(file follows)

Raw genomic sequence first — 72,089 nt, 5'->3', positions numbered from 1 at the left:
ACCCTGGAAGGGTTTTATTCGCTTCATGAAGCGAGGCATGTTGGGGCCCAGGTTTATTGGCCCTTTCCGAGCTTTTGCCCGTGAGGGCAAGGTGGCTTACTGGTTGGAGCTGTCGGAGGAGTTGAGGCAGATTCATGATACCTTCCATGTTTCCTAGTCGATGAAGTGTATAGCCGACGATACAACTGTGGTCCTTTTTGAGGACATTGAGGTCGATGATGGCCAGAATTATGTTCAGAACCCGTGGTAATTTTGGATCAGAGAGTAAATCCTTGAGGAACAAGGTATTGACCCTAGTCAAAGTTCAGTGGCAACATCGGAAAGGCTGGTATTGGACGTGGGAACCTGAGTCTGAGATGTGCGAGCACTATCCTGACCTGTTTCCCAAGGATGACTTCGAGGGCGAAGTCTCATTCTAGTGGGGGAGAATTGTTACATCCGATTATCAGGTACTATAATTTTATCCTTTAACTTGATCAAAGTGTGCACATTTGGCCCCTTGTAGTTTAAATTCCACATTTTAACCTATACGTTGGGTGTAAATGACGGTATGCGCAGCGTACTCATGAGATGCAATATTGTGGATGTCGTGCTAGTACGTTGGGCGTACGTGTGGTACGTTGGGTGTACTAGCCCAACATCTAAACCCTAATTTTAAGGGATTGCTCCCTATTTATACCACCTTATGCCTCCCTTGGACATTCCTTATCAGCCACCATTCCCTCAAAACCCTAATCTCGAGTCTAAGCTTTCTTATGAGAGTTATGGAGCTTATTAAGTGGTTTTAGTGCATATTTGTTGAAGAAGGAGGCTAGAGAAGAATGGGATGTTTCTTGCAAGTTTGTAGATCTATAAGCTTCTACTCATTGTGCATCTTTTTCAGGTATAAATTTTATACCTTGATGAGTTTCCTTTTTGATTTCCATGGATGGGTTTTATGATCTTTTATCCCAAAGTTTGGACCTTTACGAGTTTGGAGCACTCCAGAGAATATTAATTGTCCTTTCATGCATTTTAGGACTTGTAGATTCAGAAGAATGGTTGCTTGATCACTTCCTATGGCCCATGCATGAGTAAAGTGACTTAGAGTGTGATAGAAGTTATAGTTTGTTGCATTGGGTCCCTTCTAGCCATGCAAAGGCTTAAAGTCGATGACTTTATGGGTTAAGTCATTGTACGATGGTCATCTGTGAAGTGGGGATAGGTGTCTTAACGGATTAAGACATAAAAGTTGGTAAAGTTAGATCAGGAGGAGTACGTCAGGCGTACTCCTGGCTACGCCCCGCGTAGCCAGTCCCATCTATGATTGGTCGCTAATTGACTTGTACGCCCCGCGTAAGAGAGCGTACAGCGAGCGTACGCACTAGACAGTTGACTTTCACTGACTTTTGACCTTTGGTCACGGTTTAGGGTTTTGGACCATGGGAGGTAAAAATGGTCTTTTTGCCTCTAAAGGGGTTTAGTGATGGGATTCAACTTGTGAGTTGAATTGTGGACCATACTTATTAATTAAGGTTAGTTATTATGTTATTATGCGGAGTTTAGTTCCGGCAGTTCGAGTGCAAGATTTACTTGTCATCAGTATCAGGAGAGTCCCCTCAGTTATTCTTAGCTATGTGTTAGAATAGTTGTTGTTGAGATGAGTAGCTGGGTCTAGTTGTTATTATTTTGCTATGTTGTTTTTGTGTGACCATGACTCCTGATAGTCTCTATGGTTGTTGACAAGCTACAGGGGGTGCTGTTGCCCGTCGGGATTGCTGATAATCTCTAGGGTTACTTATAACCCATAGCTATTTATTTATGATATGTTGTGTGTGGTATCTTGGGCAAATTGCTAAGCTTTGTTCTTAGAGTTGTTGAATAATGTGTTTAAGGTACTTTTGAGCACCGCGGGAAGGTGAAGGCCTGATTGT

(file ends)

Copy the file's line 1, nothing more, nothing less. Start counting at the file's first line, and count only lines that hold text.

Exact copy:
Raw genomic sequence first — 72,089 nt, 5'->3', positions numbered from 1 at the left: